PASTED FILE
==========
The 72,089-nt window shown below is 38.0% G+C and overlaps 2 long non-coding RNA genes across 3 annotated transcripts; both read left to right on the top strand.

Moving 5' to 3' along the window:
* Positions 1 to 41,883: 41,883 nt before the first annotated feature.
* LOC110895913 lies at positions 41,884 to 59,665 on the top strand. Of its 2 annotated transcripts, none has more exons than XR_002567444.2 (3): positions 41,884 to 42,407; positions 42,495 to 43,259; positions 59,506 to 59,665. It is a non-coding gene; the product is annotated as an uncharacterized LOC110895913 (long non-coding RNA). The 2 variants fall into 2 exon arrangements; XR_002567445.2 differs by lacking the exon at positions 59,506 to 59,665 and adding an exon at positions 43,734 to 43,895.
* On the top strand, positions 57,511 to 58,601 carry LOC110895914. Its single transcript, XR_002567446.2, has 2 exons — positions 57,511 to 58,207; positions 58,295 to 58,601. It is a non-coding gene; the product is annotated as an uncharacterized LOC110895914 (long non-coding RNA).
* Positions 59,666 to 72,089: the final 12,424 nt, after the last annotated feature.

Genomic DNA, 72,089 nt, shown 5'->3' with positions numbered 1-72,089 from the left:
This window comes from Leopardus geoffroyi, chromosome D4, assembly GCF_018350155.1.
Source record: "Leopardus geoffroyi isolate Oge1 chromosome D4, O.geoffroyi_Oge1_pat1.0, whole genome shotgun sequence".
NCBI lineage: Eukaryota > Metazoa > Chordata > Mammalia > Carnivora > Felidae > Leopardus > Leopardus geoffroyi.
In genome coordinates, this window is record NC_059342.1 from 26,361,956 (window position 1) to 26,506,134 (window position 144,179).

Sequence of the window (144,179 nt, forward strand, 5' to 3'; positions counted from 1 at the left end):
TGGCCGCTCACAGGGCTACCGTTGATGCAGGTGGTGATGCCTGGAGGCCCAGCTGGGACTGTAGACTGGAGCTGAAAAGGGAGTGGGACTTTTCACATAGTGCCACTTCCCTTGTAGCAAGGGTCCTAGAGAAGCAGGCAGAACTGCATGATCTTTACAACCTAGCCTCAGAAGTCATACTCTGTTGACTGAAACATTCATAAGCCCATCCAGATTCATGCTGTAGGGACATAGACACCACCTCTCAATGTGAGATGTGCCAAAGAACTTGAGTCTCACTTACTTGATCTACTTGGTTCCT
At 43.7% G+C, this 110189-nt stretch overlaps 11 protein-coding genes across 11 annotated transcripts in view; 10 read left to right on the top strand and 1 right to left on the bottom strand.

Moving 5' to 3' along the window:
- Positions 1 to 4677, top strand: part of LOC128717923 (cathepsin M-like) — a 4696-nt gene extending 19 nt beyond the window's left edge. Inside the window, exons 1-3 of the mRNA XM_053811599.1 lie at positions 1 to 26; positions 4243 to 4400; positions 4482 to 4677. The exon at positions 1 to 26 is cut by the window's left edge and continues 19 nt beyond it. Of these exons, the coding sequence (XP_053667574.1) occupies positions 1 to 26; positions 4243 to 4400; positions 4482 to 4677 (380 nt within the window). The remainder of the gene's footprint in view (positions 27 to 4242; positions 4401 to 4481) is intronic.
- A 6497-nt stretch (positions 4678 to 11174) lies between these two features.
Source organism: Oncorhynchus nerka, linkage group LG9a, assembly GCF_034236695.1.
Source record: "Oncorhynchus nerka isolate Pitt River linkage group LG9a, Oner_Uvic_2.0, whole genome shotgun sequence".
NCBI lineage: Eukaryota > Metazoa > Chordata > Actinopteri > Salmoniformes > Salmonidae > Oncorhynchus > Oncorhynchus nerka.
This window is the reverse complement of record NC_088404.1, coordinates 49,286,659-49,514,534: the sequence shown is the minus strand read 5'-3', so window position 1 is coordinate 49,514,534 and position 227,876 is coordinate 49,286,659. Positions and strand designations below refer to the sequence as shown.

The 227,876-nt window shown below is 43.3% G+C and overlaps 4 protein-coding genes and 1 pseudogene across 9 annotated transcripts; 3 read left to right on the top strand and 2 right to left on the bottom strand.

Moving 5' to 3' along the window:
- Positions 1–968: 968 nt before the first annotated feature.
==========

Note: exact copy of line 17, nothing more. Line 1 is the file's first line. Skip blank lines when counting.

- A 6497-nt stretch (positions 4678 to 11174) lies between these two features.